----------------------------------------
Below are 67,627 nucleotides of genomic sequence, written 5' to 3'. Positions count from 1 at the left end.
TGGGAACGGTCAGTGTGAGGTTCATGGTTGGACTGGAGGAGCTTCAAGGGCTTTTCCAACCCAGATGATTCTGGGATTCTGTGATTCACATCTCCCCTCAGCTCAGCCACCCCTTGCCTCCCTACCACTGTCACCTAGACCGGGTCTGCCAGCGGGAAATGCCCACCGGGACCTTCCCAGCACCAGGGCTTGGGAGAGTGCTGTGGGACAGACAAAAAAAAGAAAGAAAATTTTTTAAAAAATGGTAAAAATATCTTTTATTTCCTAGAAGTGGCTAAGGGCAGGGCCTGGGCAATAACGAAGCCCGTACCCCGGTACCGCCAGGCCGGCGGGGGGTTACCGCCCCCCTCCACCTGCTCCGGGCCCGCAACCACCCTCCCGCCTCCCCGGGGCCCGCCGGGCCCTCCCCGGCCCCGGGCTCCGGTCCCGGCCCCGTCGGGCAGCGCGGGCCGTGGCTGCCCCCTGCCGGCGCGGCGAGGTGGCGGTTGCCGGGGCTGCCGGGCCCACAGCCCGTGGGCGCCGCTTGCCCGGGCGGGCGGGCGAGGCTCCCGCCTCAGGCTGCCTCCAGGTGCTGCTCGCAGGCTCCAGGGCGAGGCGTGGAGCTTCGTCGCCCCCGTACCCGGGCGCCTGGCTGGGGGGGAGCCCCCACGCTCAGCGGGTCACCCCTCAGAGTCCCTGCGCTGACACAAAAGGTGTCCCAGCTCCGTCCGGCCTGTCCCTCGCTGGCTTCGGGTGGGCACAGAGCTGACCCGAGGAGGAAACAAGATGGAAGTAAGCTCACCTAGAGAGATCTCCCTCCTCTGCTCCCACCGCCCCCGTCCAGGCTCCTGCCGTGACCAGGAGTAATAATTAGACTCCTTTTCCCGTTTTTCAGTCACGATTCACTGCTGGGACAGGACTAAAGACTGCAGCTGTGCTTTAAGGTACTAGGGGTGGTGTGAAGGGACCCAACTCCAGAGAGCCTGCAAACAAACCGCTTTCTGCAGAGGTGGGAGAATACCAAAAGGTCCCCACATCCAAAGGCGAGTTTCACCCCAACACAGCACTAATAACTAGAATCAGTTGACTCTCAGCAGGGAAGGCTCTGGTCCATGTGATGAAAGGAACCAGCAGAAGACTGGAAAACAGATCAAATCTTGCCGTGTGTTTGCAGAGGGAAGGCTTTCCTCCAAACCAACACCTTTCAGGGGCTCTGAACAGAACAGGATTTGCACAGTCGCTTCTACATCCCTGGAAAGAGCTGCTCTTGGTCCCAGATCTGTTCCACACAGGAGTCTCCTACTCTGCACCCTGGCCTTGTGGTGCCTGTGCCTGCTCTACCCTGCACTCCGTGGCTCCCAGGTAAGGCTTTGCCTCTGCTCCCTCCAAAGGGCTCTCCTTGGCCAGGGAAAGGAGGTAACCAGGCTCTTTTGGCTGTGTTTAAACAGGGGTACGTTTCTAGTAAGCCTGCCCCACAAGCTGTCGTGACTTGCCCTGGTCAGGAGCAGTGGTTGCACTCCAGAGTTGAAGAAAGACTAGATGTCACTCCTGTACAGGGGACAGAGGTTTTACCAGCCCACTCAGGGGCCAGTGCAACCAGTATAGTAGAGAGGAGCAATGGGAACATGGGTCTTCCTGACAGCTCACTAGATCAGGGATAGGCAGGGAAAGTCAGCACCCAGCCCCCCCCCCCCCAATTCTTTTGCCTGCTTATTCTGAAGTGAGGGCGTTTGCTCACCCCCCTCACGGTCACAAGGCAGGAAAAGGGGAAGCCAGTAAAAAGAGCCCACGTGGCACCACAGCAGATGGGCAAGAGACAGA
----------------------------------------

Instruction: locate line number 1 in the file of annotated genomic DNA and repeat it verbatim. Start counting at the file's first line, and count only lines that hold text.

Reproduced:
Below are 67,627 nucleotides of genomic sequence, written 5' to 3'. Positions count from 1 at the left end.